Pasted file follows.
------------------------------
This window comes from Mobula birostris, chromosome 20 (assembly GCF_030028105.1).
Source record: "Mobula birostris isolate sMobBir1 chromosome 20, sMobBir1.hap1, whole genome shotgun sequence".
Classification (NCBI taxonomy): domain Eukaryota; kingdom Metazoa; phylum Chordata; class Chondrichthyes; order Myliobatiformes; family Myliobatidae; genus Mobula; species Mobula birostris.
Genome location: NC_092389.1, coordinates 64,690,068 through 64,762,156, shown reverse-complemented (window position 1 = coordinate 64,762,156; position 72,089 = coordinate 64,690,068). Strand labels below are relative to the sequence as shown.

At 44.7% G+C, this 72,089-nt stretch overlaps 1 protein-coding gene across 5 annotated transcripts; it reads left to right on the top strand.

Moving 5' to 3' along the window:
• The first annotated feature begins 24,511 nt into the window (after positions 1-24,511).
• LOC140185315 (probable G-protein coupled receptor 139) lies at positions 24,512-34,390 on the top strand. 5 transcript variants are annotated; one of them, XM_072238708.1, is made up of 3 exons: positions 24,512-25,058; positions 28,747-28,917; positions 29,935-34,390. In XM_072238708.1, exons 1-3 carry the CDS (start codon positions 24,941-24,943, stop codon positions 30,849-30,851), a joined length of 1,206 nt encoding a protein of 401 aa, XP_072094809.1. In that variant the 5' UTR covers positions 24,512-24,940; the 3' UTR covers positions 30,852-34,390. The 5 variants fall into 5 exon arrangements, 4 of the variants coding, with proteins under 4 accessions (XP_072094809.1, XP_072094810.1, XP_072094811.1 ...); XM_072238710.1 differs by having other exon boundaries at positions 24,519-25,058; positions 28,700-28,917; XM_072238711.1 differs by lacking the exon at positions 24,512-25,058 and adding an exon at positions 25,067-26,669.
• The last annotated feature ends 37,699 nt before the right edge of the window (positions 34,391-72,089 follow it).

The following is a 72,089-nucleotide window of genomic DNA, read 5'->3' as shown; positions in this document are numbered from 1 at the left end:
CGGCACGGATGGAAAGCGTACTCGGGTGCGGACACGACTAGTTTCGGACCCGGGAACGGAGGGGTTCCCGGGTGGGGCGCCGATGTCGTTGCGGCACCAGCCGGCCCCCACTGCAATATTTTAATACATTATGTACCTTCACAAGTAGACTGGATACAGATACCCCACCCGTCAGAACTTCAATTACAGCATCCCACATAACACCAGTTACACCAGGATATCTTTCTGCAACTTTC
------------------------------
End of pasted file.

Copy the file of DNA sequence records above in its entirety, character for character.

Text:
This window comes from Mobula birostris, chromosome 20 (assembly GCF_030028105.1).
Source record: "Mobula birostris isolate sMobBir1 chromosome 20, sMobBir1.hap1, whole genome shotgun sequence".
Classification (NCBI taxonomy): domain Eukaryota; kingdom Metazoa; phylum Chordata; class Chondrichthyes; order Myliobatiformes; family Myliobatidae; genus Mobula; species Mobula birostris.
Genome location: NC_092389.1, coordinates 64,690,068 through 64,762,156, shown reverse-complemented (window position 1 = coordinate 64,762,156; position 72,089 = coordinate 64,690,068). Strand labels below are relative to the sequence as shown.

At 44.7% G+C, this 72,089-nt stretch overlaps 1 protein-coding gene across 5 annotated transcripts; it reads left to right on the top strand.

Moving 5' to 3' along the window:
• The first annotated feature begins 24,511 nt into the window (after positions 1-24,511).
• LOC140185315 (probable G-protein coupled receptor 139) lies at positions 24,512-34,390 on the top strand. 5 transcript variants are annotated; one of them, XM_072238708.1, is made up of 3 exons: positions 24,512-25,058; positions 28,747-28,917; positions 29,935-34,390. In XM_072238708.1, exons 1-3 carry the CDS (start codon positions 24,941-24,943, stop codon positions 30,849-30,851), a joined length of 1,206 nt encoding a protein of 401 aa, XP_072094809.1. In that variant the 5' UTR covers positions 24,512-24,940; the 3' UTR covers positions 30,852-34,390. The 5 variants fall into 5 exon arrangements, 4 of the variants coding, with proteins under 4 accessions (XP_072094809.1, XP_072094810.1, XP_072094811.1 ...); XM_072238710.1 differs by having other exon boundaries at positions 24,519-25,058; positions 28,700-28,917; XM_072238711.1 differs by lacking the exon at positions 24,512-25,058 and adding an exon at positions 25,067-26,669.
• The last annotated feature ends 37,699 nt before the right edge of the window (positions 34,391-72,089 follow it).

The following is a 72,089-nucleotide window of genomic DNA, read 5'->3' as shown; positions in this document are numbered from 1 at the left end:
CGGCACGGATGGAAAGCGTACTCGGGTGCGGACACGACTAGTTTCGGACCCGGGAACGGAGGGGTTCCCGGGTGGGGCGCCGATGTCGTTGCGGCACCAGCCGGCCCCCACTGCAATATTTTAATACATTATGTACCTTCACAAGTAGACTGGATACAGATACCCCACCCGTCAGAACTTCAATTACAGCATCCCACATAACACCAGTTACACCAGGATATCTTTCTGCAACTTTC